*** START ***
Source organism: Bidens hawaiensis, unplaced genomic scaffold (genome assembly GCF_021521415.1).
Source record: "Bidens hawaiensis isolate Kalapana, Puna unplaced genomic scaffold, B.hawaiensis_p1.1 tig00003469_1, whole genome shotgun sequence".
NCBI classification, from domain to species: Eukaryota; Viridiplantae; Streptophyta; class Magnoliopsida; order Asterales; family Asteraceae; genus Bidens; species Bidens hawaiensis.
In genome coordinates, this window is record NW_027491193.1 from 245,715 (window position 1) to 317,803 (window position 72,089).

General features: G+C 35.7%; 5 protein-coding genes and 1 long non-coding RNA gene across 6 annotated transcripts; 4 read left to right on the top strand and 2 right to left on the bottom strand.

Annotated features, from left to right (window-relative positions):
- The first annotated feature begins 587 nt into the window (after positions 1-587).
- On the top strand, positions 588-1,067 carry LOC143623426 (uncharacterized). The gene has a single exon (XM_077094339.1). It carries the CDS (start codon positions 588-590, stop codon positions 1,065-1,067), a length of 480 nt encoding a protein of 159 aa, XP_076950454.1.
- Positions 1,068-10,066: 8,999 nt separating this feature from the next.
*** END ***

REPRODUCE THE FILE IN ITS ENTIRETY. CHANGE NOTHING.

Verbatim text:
Source organism: Bidens hawaiensis, unplaced genomic scaffold (genome assembly GCF_021521415.1).
Source record: "Bidens hawaiensis isolate Kalapana, Puna unplaced genomic scaffold, B.hawaiensis_p1.1 tig00003469_1, whole genome shotgun sequence".
NCBI classification, from domain to species: Eukaryota; Viridiplantae; Streptophyta; class Magnoliopsida; order Asterales; family Asteraceae; genus Bidens; species Bidens hawaiensis.
In genome coordinates, this window is record NW_027491193.1 from 245,715 (window position 1) to 317,803 (window position 72,089).

General features: G+C 35.7%; 5 protein-coding genes and 1 long non-coding RNA gene across 6 annotated transcripts; 4 read left to right on the top strand and 2 right to left on the bottom strand.

Annotated features, from left to right (window-relative positions):
- The first annotated feature begins 587 nt into the window (after positions 1-587).
- On the top strand, positions 588-1,067 carry LOC143623426 (uncharacterized). The gene has a single exon (XM_077094339.1). It carries the CDS (start codon positions 588-590, stop codon positions 1,065-1,067), a length of 480 nt encoding a protein of 159 aa, XP_076950454.1.
- Positions 1,068-10,066: 8,999 nt separating this feature from the next.